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"Alexander III bequeathed Nicholas II a revolution" (Trotsky) Discuss

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Introduction

"Alexander III bequeathed Nicholas II a revolution" (Trotsky) Discuss Nicholas II had to deal with a Revolution but there is discussion over what caused and who contributed to this long awaited change. The Revolution itself took place in 1917 and some historians believe that it was years of oppression and poor conditions for the lower classes that finally drove them to vent their frustration through violence. The Revolution can be traced back to Alexander II (1858-1881) and much evidence suggests that Alexander's reforms were a major contributing factor to the 1905 revolution," by inevitable increasing the numbers of educated and potentially Critical" (Kemp). Alexander II theory for the reformation of Russia was good but his actions at the end of his reign as Tsar showed how he feared that he had made too many changes. Alexander II gave the Russian people a glimpse of freedom, in reforms such as the emancipation, zemstvo, judicial reforms, military, censorship and potentially the most critical educational reforms. It was in Alexander's reign that the sign of an opposition started to appear, the terrorist group land of liberty were very much against the limitations to the reforms, wanting complete autonomy; as Mc manners suggests, " By dabbling in freedom the autocracy had demonstrated its own obsolescence without being able to adapt itself to the new age." ...read more.

Middle

The restrictions among the judicial system, with judges security of tenure and the elected "justices of peace" being abolished; only emphasized the inequality and more importantly resentment towards it. This anger amongst the middle class escalated as more Russian institutions were repressed. Censorship was tightened into a rigid system, with "harmful" publications being eliminated and all papers being censored the day before publication. Educational restrictions were also enforced, with universities losing the ability to rule their own affairs and there becoming a great emphasis on religion and preventing the working class from exceeding the social environment in which they belong. Overall these repressions appeared to work by bringing stability, but opposing groups were starting to rise against authority which was not a secure basis for Tsarists long term survival. However many historians suggest that this rising tide of opposition was not created solely through hostility by the repressions, but it was Alexander economic reforms coupled with the repression that fuelled the opposing social forces. Under Alexander III the economy developed dramatically with an average growth rate of 8 per cent per annum at the end of the century and railways grew which connected Russia to the Far East. ...read more.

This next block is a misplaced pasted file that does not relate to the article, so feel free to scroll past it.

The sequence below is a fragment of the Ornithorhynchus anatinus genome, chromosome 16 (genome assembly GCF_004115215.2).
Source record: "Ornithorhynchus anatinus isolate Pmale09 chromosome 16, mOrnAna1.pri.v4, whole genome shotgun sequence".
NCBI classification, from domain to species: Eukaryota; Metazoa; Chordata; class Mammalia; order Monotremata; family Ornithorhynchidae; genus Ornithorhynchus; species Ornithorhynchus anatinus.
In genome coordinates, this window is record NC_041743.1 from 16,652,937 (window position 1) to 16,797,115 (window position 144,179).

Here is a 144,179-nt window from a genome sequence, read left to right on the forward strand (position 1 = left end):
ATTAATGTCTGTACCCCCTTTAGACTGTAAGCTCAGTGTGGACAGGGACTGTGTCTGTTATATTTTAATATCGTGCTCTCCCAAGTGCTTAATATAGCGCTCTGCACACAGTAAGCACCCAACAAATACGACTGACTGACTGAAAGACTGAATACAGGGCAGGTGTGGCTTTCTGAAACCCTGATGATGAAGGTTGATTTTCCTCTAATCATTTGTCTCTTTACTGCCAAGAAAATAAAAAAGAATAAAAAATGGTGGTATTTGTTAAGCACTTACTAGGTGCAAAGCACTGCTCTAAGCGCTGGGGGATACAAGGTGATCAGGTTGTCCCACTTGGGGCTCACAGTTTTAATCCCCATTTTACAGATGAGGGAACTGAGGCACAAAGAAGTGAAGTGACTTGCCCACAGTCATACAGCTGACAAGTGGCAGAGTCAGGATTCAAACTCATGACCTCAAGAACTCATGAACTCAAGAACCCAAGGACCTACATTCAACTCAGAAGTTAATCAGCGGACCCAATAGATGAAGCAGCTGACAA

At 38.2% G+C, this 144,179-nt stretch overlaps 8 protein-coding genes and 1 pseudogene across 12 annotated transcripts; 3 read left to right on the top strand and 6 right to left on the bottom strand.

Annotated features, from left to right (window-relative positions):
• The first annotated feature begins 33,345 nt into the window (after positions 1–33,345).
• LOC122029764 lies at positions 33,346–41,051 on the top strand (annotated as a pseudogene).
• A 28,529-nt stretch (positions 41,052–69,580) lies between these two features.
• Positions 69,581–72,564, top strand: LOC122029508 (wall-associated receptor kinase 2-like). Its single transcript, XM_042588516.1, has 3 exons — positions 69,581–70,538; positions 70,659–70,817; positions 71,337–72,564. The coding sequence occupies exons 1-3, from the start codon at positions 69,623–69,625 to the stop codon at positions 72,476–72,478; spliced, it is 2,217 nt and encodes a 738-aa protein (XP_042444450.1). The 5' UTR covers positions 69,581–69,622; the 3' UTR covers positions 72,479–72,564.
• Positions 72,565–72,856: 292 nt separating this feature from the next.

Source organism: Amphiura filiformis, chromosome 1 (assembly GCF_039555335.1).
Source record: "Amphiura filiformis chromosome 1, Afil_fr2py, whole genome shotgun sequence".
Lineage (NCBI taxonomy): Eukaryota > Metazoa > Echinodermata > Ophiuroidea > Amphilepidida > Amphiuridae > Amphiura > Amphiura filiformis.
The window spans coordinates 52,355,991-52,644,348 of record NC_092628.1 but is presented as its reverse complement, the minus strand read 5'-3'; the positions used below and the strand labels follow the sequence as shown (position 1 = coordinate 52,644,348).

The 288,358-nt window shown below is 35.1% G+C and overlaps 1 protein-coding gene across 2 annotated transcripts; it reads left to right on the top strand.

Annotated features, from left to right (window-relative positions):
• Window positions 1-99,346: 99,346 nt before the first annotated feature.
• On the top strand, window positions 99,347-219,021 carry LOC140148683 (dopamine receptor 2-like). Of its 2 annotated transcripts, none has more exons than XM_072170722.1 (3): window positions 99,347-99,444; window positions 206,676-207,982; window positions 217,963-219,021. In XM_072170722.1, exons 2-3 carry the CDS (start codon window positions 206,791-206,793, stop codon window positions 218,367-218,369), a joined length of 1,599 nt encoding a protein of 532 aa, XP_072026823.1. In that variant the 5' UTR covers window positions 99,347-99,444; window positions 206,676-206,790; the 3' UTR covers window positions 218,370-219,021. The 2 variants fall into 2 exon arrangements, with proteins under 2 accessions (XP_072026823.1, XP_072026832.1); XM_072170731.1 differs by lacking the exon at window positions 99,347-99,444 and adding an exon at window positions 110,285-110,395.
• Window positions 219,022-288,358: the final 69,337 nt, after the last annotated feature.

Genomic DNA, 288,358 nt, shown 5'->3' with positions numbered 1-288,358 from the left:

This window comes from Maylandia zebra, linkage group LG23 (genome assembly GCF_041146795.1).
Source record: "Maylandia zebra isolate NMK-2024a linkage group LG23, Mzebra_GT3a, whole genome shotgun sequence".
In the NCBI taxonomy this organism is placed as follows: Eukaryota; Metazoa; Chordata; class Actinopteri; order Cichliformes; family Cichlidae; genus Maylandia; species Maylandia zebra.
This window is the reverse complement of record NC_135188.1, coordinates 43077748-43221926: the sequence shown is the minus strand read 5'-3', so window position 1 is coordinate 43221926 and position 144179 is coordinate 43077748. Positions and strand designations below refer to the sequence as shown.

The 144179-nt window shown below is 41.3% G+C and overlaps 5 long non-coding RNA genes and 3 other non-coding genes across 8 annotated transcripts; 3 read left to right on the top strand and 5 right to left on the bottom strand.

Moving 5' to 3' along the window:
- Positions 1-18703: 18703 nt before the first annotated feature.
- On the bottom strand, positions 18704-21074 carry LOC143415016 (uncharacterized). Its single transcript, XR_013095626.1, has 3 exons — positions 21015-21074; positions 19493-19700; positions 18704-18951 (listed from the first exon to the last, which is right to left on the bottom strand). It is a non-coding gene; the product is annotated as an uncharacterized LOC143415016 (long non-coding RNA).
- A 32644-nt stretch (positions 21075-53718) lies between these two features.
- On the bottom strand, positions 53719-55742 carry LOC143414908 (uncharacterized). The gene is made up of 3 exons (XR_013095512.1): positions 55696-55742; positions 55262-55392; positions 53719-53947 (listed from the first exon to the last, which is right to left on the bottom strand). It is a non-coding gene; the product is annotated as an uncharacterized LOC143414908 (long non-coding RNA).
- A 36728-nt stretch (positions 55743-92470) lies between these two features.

Conclusion

His main offence was himself, the fact that he was not suited for the position of tsar. However, many occurrences, such as Bloody Sunday, the damaging influence of Rasputin, his absence during the war and his ignorance of the current peasant situation at the time, could have been avoided, hence preventing the inevitable decline of the Romanov Empire. However, although the fate of the Romanov Dynasty did slip through the hands of Nicholas II, the modernizing reforms set by Alexander II, which were later removed by Alexander III, set up difficulties for Nicholas II, which also contributed to the fall of the Romanov Empire. Further the social forces developing through Alexander II and Alexander III reigns, reached an all time high during Nicholas II reign with revolutionaries presenting Leninism as a the way forward to the new liberalised urban poor, which ultimately was the most detrimental factor in instigating the 1917 revolution. Moreover, although these revolutionary groups had been brewing during Alexander III reign, he managed to suppress them effectively; it was under Nicholas II that their ideas strengthened due to their frustration towards the Tsars regime. Ultimately, Alexander III did create major problems for but Nicholas II but it was Nicholas II that concluded the tsar dynasty. ...read more.

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